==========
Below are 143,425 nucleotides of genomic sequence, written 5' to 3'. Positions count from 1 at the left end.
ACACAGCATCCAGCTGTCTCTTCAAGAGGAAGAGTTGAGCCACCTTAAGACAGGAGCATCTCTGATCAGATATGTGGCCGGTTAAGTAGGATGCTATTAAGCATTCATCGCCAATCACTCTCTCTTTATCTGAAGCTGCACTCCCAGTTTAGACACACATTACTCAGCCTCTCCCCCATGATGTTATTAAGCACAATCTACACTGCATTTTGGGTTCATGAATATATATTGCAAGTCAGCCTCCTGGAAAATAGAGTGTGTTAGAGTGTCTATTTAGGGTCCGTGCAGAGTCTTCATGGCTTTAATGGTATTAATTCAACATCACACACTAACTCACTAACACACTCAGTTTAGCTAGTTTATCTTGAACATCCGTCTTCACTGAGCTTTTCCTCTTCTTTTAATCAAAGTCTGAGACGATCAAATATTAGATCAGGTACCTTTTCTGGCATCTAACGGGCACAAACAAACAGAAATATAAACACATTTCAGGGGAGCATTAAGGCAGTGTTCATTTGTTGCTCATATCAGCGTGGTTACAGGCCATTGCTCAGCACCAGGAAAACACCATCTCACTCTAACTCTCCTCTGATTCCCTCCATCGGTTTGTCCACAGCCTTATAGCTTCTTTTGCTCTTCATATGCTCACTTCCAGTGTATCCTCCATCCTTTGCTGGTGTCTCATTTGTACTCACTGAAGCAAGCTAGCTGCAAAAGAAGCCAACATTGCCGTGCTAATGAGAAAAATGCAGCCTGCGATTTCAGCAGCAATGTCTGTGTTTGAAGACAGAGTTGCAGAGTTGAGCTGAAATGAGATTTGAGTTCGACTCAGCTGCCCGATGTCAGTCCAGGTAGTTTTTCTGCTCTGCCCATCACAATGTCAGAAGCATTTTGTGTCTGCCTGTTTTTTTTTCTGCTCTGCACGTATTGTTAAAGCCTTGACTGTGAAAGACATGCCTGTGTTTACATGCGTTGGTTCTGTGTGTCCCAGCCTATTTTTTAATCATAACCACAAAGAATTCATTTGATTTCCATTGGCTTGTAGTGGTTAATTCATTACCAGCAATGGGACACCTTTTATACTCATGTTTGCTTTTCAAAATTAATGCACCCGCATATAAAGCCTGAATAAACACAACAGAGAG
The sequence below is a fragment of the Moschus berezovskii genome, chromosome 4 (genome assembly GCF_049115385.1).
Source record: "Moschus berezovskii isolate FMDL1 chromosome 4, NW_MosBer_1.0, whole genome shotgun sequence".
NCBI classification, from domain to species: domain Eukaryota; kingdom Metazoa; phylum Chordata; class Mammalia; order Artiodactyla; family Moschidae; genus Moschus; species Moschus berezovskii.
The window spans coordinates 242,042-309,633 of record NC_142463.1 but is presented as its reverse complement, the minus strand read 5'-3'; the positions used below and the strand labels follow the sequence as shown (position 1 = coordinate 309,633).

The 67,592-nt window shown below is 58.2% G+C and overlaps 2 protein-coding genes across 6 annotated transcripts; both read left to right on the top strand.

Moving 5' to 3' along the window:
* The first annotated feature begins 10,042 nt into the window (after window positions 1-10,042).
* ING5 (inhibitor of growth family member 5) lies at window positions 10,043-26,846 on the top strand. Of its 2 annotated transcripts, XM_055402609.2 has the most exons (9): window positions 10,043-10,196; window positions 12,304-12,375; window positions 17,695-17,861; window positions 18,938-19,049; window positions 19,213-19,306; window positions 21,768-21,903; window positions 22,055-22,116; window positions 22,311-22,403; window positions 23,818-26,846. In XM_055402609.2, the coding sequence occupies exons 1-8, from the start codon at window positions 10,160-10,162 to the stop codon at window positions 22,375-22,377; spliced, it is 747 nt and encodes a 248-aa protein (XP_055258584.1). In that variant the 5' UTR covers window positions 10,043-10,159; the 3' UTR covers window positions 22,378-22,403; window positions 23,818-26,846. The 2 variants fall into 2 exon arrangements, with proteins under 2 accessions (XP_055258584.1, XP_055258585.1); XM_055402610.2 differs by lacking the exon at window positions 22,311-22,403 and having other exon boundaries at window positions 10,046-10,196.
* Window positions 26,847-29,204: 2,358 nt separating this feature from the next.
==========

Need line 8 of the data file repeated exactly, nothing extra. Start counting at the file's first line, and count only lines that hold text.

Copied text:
Moving 5' to 3' along the window: